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Iranian father given sole care of British son

An Iranian man who had previously been deported from the country has been awarded sole care of his youngest son by the Leeds Family Court.

In Leeds City Council v LZ & Ors, the father first arrived in the UK back in 2000, via Turkey and Holland. While here, he met the mother, who was 16 years old at the time. Seven months into their relationship, she fell pregnant.

During the mother’s first pregnancy, the father was deported because his application for asylum had been rejected.

The father returned to the country illegally and tried to avoid contact with government agencies. Although he was in the UK with “no permission to remain”, he and the mother had three children.

The first two were taken from them by the local council after their eldest son sustained “significant physical harm”. A judge ruled that the child’s injuries were not accidental and were likely caused by one of the parents. The children were successfully adopted shortly afterwards.

When the mother became pregnant for a third time, Leeds City Council began preparing measures to protect the child. One such safeguard was to have the parents supervised by a team of nurses once he was born.

It later transpired that the mother had been lying about the injuries her first son suffered and which led to his adoption. She finally admitted that she had caused them.

The father was “clearly distressed” at the revelation and said he did not think his relationship with the mother could work any longer. Soon afterwards, he applied to be named the sole carer for his youngest son.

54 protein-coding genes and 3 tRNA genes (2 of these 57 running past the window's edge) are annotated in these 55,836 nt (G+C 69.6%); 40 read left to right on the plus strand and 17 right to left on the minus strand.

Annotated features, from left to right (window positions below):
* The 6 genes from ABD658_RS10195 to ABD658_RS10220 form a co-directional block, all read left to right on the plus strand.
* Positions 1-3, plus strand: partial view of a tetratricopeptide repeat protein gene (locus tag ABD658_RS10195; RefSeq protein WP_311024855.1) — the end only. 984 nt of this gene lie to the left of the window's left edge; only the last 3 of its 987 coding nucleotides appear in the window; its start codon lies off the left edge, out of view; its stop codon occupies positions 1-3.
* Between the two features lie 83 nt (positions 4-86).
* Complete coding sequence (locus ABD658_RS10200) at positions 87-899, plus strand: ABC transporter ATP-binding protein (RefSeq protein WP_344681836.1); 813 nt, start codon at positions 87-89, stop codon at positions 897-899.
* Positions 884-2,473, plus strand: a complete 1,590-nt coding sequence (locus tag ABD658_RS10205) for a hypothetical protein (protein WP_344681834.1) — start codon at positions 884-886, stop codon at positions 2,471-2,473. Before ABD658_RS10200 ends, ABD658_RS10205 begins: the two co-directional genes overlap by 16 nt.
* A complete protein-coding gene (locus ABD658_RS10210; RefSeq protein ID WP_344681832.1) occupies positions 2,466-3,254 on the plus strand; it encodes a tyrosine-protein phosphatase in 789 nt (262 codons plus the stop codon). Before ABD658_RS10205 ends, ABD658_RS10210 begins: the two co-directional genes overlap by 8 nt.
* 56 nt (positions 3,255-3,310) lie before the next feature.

An individual assessment of the father by a social worker found that he would be “able to provide appropriate parenting and safeguarding” for his son. Sitting at the Leeds Family Court, Mr Recorder Howe QC made a child arrangements order on the condition that the boy lives with his father. He also ruled granted the council’s request for a supervision order. This would allow them to monitor the child’s wellbeing.

The mother was allowed to have some contact with the child but only under the supervision of the local authority.

The judge added that the case was an example of “what can happen if one parent does not participate in Family Court proceedings”. Due to the father’s fear of deportation he had not been involved in the care proceedings which put his first two children up for adoption. The result had been that the mother “let her children be placed for adoption and away from their father, who [she] knew had done nothing to cause them harm”.

To read the full judgment, click here.

The blog team at Stowe is a group of writers based across our family law offices who share their advice on the wellbeing and emotional aspects of divorce or separation from personal experience. As well as pieces from our family law solicitors, guest contributors also regularly contribute to share their knowledge.

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